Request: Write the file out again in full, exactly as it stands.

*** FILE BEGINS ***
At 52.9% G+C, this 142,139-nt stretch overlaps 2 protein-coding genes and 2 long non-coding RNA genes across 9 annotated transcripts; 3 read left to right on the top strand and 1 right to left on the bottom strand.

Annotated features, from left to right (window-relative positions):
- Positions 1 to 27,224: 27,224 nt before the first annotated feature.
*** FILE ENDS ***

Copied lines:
At 52.9% G+C, this 142,139-nt stretch overlaps 2 protein-coding genes and 2 long non-coding RNA genes across 9 annotated transcripts; 3 read left to right on the top strand and 1 right to left on the bottom strand.

Annotated features, from left to right (window-relative positions):
- Positions 1 to 27,224: 27,224 nt before the first annotated feature.